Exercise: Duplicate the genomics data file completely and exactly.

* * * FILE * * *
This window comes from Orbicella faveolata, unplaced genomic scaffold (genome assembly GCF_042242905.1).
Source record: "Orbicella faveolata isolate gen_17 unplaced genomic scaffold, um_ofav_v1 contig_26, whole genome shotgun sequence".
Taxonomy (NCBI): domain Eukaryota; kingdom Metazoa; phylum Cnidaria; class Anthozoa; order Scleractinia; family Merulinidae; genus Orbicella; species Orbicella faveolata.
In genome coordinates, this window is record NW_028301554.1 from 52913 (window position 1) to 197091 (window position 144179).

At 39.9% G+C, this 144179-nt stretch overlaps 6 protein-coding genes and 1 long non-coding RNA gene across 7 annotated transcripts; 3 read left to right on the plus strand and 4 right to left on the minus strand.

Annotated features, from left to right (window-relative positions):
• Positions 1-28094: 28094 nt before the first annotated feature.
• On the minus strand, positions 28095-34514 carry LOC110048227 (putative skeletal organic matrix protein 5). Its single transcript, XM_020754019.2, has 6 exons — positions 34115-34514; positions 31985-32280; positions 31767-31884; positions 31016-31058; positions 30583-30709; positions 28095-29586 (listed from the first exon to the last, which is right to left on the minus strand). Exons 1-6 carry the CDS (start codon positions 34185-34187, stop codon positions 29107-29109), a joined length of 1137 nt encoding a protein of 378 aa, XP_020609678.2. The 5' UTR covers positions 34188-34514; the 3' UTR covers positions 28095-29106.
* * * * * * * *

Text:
This window comes from Orbicella faveolata, unplaced genomic scaffold (genome assembly GCF_042242905.1).
Source record: "Orbicella faveolata isolate gen_17 unplaced genomic scaffold, um_ofav_v1 contig_26, whole genome shotgun sequence".
Taxonomy (NCBI): domain Eukaryota; kingdom Metazoa; phylum Cnidaria; class Anthozoa; order Scleractinia; family Merulinidae; genus Orbicella; species Orbicella faveolata.
In genome coordinates, this window is record NW_028301554.1 from 52913 (window position 1) to 197091 (window position 144179).

At 39.9% G+C, this 144179-nt stretch overlaps 6 protein-coding genes and 1 long non-coding RNA gene across 7 annotated transcripts; 3 read left to right on the plus strand and 4 right to left on the minus strand.

Annotated features, from left to right (window-relative positions):
• Positions 1-28094: 28094 nt before the first annotated feature.
• On the minus strand, positions 28095-34514 carry LOC110048227 (putative skeletal organic matrix protein 5). Its single transcript, XM_020754019.2, has 6 exons — positions 34115-34514; positions 31985-32280; positions 31767-31884; positions 31016-31058; positions 30583-30709; positions 28095-29586 (listed from the first exon to the last, which is right to left on the minus strand). Exons 1-6 carry the CDS (start codon positions 34185-34187, stop codon positions 29107-29109), a joined length of 1137 nt encoding a protein of 378 aa, XP_020609678.2. The 5' UTR covers positions 34188-34514; the 3' UTR covers positions 28095-29106.